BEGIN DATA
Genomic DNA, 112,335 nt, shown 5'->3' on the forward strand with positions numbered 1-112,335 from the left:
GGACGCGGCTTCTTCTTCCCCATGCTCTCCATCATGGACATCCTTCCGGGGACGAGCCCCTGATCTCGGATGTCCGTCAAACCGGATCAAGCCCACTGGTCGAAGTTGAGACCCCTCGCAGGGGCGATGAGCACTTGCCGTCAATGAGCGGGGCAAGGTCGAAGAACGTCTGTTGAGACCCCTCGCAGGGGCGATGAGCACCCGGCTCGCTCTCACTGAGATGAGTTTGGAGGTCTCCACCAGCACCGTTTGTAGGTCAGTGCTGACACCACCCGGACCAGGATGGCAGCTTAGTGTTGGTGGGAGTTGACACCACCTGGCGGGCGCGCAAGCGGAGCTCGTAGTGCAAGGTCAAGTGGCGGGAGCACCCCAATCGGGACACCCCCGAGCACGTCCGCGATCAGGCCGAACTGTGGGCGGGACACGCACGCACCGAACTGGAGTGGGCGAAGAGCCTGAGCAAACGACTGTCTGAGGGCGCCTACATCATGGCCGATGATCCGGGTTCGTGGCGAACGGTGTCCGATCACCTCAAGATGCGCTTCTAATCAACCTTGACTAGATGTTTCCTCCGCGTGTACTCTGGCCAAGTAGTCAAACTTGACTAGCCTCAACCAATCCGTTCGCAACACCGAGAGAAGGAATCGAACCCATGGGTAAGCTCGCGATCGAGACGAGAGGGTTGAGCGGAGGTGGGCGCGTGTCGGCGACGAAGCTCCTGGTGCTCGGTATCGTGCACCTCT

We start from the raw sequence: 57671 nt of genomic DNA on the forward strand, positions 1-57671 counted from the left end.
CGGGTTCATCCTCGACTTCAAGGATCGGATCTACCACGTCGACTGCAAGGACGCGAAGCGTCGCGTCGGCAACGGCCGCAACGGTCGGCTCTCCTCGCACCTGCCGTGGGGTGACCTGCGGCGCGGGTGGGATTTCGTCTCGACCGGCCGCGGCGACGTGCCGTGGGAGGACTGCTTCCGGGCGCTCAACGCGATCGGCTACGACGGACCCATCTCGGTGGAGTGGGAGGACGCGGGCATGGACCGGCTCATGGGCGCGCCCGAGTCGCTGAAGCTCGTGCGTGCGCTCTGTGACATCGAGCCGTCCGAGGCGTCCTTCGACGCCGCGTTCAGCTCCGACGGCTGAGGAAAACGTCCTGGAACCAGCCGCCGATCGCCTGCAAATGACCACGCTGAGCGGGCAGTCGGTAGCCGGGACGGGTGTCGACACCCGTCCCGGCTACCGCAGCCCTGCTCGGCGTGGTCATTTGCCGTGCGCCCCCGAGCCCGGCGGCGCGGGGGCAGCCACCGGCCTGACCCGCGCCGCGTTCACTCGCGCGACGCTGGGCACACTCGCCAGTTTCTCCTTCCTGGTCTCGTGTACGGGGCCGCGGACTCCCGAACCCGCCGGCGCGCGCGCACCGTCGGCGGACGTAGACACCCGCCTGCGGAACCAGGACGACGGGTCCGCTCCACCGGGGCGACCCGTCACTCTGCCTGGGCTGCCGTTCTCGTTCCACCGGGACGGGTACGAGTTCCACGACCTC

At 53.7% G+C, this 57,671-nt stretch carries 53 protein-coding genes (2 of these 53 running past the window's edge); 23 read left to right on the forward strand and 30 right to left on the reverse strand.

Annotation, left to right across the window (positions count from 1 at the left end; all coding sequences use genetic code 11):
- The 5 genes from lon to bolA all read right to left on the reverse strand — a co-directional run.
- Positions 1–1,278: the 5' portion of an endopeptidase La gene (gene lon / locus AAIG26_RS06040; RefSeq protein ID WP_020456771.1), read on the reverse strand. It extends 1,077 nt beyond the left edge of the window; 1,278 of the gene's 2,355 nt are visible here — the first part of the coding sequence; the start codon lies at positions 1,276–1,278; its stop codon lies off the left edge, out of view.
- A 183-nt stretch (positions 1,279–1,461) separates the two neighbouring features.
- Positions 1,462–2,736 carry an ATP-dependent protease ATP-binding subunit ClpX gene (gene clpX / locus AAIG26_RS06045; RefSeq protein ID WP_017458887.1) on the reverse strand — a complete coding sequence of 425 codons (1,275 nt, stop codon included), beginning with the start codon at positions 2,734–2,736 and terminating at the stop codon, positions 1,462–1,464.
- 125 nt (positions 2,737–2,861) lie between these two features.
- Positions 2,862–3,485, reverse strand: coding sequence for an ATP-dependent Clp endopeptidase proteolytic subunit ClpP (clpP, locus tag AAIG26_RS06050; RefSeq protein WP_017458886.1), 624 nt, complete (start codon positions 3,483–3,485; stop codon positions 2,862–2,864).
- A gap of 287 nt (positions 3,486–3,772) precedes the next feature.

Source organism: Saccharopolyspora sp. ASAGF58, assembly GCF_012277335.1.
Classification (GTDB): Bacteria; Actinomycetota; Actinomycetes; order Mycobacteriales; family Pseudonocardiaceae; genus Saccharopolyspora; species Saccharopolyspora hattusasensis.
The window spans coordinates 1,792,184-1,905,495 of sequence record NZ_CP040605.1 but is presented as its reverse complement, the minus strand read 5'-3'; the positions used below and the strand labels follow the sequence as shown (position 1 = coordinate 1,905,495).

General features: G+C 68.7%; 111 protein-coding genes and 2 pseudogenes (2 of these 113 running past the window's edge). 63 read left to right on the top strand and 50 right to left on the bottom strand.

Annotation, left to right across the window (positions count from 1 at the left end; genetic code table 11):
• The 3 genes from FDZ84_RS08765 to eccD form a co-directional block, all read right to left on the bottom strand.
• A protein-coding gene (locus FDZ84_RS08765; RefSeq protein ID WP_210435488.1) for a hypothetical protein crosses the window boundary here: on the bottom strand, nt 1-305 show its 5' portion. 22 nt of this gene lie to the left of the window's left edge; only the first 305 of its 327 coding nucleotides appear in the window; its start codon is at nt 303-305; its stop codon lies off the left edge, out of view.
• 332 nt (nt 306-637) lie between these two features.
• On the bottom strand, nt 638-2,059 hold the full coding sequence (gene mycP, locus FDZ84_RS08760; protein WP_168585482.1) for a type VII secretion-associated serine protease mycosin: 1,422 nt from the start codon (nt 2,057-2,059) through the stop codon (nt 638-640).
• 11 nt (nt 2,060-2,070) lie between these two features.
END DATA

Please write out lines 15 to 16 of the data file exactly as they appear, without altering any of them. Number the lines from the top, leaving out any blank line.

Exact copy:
Classification (GTDB): Bacteria; Actinomycetota; Actinomycetes; order Mycobacteriales; family Pseudonocardiaceae; genus Saccharopolyspora; species Saccharopolyspora hattusasensis.
The window spans coordinates 1,792,184-1,905,495 of sequence record NZ_CP040605.1 but is presented as its reverse complement, the minus strand read 5'-3'; the positions used below and the strand labels follow the sequence as shown (position 1 = coordinate 1,905,495).